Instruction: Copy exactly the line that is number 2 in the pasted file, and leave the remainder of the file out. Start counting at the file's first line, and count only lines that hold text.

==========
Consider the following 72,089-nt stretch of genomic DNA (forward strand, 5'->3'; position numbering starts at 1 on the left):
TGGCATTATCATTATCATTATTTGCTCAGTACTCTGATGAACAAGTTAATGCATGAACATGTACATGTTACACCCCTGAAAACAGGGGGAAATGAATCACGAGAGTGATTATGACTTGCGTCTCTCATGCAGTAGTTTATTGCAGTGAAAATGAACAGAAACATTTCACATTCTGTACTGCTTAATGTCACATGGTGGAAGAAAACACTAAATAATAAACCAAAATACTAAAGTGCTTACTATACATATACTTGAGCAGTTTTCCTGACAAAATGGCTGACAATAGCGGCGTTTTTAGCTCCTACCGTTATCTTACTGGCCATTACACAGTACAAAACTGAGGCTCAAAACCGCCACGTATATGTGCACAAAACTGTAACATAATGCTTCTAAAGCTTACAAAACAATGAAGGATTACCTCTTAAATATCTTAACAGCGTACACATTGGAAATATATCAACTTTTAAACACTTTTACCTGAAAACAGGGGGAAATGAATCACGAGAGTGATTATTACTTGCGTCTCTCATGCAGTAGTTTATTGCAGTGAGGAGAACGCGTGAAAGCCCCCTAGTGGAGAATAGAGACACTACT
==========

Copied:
TGGCATTATCATTATCATTATTTGCTCAGTACTCTGATGAACAAGTTAATGCATGAACATGTACATGTTACACCCCTGAAAACAGGGGGAAATGAATCACGAGAGTGATTATGACTTGCGTCTCTCATGCAGTAGTTTATTGCAGTGAAAATGAACAGAAACATTTCACATTCTGTACTGCTTAATGTCACATGGTGGAAGAAAACACTAAATAATAAACCAAAATACTAAAGTGCTTACTATACATATACTTGAGCAGTTTTCCTGACAAAATGGCTGACAATAGCGGCGTTTTTAGCTCCTACCGTTATCTTACTGGCCATTACACAGTACAAAACTGAGGCTCAAAACCGCCACGTATATGTGCACAAAACTGTAACATAATGCTTCTAAAGCTTACAAAACAATGAAGGATTACCTCTTAAATATCTTAACAGCGTACACATTGGAAATATATCAACTTTTAAACACTTTTACCTGAAAACAGGGGGAAATGAATCACGAGAGTGATTATTACTTGCGTCTCTCATGCAGTAGTTTATTGCAGTGAGGAGAACGCGTGAAAGCCCCCTAGTGGAGAATAGAGACACTACT